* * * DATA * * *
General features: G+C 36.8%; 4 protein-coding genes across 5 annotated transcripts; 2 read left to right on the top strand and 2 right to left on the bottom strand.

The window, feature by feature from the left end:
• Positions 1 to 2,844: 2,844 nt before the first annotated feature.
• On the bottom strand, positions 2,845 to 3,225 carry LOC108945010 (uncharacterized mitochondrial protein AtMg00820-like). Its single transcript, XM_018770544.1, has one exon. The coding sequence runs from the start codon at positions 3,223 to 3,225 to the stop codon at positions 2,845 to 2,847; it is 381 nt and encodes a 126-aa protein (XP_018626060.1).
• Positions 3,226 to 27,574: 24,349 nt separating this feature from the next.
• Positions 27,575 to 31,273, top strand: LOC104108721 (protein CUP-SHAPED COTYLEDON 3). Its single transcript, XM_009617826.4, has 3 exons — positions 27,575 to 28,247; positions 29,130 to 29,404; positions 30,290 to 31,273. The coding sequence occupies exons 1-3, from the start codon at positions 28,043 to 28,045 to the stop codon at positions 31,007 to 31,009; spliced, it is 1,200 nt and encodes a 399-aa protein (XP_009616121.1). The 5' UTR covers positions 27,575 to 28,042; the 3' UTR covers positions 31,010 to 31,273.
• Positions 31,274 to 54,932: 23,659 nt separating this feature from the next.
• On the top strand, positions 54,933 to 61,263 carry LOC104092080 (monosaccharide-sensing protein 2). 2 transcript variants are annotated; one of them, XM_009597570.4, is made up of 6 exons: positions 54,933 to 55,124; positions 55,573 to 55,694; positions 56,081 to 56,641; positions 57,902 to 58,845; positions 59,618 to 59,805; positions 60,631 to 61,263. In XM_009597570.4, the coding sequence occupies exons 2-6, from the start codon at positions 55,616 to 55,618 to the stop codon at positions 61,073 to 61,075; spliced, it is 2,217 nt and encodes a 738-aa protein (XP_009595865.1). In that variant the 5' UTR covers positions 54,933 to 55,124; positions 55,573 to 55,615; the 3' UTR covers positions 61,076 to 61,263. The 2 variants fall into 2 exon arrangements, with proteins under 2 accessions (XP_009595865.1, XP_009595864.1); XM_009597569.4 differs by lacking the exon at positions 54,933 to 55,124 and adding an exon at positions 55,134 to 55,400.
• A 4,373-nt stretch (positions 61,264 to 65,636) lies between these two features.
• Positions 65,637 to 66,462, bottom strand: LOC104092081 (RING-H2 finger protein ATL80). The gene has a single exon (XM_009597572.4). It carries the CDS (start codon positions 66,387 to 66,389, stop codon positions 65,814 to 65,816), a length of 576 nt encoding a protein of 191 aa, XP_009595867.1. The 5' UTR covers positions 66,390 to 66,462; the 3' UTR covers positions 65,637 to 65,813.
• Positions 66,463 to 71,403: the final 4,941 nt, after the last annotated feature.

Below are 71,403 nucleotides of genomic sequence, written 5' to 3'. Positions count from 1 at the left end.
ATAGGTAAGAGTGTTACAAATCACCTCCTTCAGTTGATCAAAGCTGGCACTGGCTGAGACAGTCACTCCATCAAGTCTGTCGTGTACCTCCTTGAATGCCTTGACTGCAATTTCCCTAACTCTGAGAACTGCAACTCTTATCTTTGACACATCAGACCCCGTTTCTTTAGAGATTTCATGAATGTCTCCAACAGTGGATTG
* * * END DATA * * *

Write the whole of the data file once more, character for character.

General features: G+C 36.8%; 4 protein-coding genes across 5 annotated transcripts; 2 read left to right on the top strand and 2 right to left on the bottom strand.

The window, feature by feature from the left end:
• Positions 1 to 2,844: 2,844 nt before the first annotated feature.
• On the bottom strand, positions 2,845 to 3,225 carry LOC108945010 (uncharacterized mitochondrial protein AtMg00820-like). Its single transcript, XM_018770544.1, has one exon. The coding sequence runs from the start codon at positions 3,223 to 3,225 to the stop codon at positions 2,845 to 2,847; it is 381 nt and encodes a 126-aa protein (XP_018626060.1).
• Positions 3,226 to 27,574: 24,349 nt separating this feature from the next.
• Positions 27,575 to 31,273, top strand: LOC104108721 (protein CUP-SHAPED COTYLEDON 3). Its single transcript, XM_009617826.4, has 3 exons — positions 27,575 to 28,247; positions 29,130 to 29,404; positions 30,290 to 31,273. The coding sequence occupies exons 1-3, from the start codon at positions 28,043 to 28,045 to the stop codon at positions 31,007 to 31,009; spliced, it is 1,200 nt and encodes a 399-aa protein (XP_009616121.1). The 5' UTR covers positions 27,575 to 28,042; the 3' UTR covers positions 31,010 to 31,273.
• Positions 31,274 to 54,932: 23,659 nt separating this feature from the next.
• On the top strand, positions 54,933 to 61,263 carry LOC104092080 (monosaccharide-sensing protein 2). 2 transcript variants are annotated; one of them, XM_009597570.4, is made up of 6 exons: positions 54,933 to 55,124; positions 55,573 to 55,694; positions 56,081 to 56,641; positions 57,902 to 58,845; positions 59,618 to 59,805; positions 60,631 to 61,263. In XM_009597570.4, the coding sequence occupies exons 2-6, from the start codon at positions 55,616 to 55,618 to the stop codon at positions 61,073 to 61,075; spliced, it is 2,217 nt and encodes a 738-aa protein (XP_009595865.1). In that variant the 5' UTR covers positions 54,933 to 55,124; positions 55,573 to 55,615; the 3' UTR covers positions 61,076 to 61,263. The 2 variants fall into 2 exon arrangements, with proteins under 2 accessions (XP_009595865.1, XP_009595864.1); XM_009597569.4 differs by lacking the exon at positions 54,933 to 55,124 and adding an exon at positions 55,134 to 55,400.
• A 4,373-nt stretch (positions 61,264 to 65,636) lies between these two features.
• Positions 65,637 to 66,462, bottom strand: LOC104092081 (RING-H2 finger protein ATL80). The gene has a single exon (XM_009597572.4). It carries the CDS (start codon positions 66,387 to 66,389, stop codon positions 65,814 to 65,816), a length of 576 nt encoding a protein of 191 aa, XP_009595867.1. The 5' UTR covers positions 66,390 to 66,462; the 3' UTR covers positions 65,637 to 65,813.
• Positions 66,463 to 71,403: the final 4,941 nt, after the last annotated feature.

Below are 71,403 nucleotides of genomic sequence, written 5' to 3'. Positions count from 1 at the left end.
ATAGGTAAGAGTGTTACAAATCACCTCCTTCAGTTGATCAAAGCTGGCACTGGCTGAGACAGTCACTCCATCAAGTCTGTCGTGTACCTCCTTGAATGCCTTGACTGCAATTTCCCTAACTCTGAGAACTGCAACTCTTATCTTTGACACATCAGACCCCGTTTCTTTAGAGATTTCATGAATGTCTCCAACAGTGGATTG